Shows & Panels
- The 2014 Big Picture on Cyber Security
- AFCEA Answers
- Ask the CIO
- Building the Hybrid Cloud
- Connected Government: How to Build and Procure Network Services for the Future
- Continuing Diagnostics and Mitigation: Discussion of Progress and Next Steps
- Federal Executive Forum
- Federal Tech Talk
- The Intersection: Where Technology Meets Transformation
- Maximizing ROI Through Data Center Consolidation
- Moving to the Cloud. What's the best approach for me
- Navigating Tough Choices in Government Cloud Computing
- The New Generation of Database
- Satellite Communications: Acquiring SATCOM in Tight Times
- Targeting Advanced Threats: Proven Methods from Detection through Remediation
- Transformative Technology: Desktop Virtualization in Government
- The Truth About IT Opex and Software Defined Networking
- Value of Health IT
Shows & Panels
Monday - Friday, 6-9 a.m.
Hosts Tom Temin and Emily Kopp bring you the latest news affecting the federal community each weekday morning, featuring interviews with top government executives and contractors. Listen live from 6 to 9 a.m. or download archived interviews below.
Cybersymposium features security rock stars
Tuesday - 6/22/2010, 8:30am EDT
- Big cyber-doings are setting up at the Reagan Building this morning. At Symantec's Government Symposium today, two panels about cyber power feature an "unreal assortment of speakers", according to The Atlantic. The first, called "Cyber Warfare, Cyber Espionage and Cyber Crime: What's the Difference?", is hosted by General Dynamic's chief cyber guy, Matt Stern, and includes the cyber section chief of the National Counterintelligence Executive. Also: the senior adviser to the Air Force for intelligence and cyber operations. Another panel is about "attribution" -- who done it -- featuring Nadia Short of General Dynamics, Bruce McConnell, a legend in the cyber field who advises DHS, Jamie Gorelick of Jamie Gorelick fame, and Mark Bregman, Symantec's CTO. Also on the program: Keynote speaker Howard A. Schmidt, Special Assistant to the President and Cybersecurity Coordinator, Executive Office of the President, and Tom Temin, moderator, co-anchor of the Federal Drive, and host of the Federal Security Spotlight on Federal News Radio.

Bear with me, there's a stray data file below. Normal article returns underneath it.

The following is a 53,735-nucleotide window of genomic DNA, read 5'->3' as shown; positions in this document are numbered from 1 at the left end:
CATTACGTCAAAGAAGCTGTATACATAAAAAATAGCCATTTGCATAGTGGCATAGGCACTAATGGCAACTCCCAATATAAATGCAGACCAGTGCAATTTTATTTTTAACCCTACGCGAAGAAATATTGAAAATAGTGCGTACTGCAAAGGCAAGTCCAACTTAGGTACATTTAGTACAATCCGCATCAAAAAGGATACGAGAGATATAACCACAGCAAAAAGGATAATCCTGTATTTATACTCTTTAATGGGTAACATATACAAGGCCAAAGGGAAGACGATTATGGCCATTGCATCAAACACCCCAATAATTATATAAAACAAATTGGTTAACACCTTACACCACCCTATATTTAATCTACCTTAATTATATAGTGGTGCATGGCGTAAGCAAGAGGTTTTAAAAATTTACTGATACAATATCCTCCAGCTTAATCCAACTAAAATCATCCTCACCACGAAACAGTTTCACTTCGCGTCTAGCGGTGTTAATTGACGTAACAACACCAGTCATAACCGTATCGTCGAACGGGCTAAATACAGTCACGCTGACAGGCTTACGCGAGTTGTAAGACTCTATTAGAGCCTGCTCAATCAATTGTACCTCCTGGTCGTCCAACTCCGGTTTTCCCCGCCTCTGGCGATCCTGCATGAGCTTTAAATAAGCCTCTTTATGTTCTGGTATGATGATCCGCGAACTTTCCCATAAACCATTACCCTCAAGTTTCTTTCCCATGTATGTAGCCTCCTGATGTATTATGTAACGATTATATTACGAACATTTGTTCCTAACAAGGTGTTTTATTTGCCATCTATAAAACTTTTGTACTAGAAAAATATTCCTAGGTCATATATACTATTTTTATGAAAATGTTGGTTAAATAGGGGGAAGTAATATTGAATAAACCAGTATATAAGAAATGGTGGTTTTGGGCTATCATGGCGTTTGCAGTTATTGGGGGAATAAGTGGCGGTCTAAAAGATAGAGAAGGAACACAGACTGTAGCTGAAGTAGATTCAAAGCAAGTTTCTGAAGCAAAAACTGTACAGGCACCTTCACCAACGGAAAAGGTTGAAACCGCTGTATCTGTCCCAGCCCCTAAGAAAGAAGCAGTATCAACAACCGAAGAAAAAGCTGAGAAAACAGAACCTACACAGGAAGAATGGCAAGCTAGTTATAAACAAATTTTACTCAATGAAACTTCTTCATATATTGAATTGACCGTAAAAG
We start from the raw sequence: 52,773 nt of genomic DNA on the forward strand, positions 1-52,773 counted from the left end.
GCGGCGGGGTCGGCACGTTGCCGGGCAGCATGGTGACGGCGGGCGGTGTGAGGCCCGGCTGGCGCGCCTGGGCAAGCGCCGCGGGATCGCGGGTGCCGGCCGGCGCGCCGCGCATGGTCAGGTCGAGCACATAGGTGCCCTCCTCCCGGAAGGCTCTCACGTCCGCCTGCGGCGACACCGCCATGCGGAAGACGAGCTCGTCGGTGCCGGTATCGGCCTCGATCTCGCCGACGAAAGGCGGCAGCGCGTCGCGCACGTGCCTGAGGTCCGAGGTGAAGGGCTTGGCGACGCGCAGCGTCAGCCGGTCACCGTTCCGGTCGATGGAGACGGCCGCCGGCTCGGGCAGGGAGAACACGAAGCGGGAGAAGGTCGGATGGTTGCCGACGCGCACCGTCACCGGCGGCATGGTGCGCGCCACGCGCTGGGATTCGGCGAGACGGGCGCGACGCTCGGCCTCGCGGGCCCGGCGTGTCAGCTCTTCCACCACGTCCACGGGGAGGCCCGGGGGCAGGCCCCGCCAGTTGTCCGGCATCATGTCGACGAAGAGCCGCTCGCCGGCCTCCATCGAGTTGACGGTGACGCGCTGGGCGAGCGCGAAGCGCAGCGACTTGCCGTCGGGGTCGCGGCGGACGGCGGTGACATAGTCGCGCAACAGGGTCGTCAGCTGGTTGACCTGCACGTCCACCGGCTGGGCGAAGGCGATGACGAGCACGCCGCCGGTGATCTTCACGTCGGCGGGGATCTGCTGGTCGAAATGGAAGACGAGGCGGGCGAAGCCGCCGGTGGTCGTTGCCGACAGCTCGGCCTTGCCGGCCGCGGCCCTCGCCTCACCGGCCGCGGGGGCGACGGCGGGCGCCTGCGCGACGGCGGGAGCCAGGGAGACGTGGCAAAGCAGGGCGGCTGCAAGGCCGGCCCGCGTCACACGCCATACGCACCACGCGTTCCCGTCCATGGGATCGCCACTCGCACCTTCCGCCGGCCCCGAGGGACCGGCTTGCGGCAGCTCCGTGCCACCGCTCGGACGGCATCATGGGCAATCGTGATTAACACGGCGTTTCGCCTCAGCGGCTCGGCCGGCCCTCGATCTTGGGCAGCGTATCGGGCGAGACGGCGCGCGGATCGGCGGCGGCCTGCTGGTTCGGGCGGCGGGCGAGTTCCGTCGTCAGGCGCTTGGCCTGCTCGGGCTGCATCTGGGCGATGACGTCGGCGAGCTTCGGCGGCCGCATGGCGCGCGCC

- A new study shows that Internet Registrars, which sell and maintain Internet domain names, are also indirectly protecting criminal clients. The study, conducted by the KnujOn research group, found that more than 150 accredited Internet Registrars were not taking action to investigate complaints on registered domains. That's a requirement by the international organization that accredits them. The study also found the domain companies were blocking access to client information.
- Australia might be ready to appoint a so-called "cyber czar" to oversee internet security. The group that represents Internet Service Providers has backed the move, which was recommended by a federal parliamentary committee. However, the report has sparked new debate in Australia over how much government intervention is needed to stop criminal activity online. ABC.net reports one recommendation is to require ISPs to tell users if their computers are infected, and require users to install antivirus software. A voluntary code is already in place, and the Internet Industry Association says for the government to get involved is premature.
Check out all of Federal News Radio's coverage of cybersecurity issues here.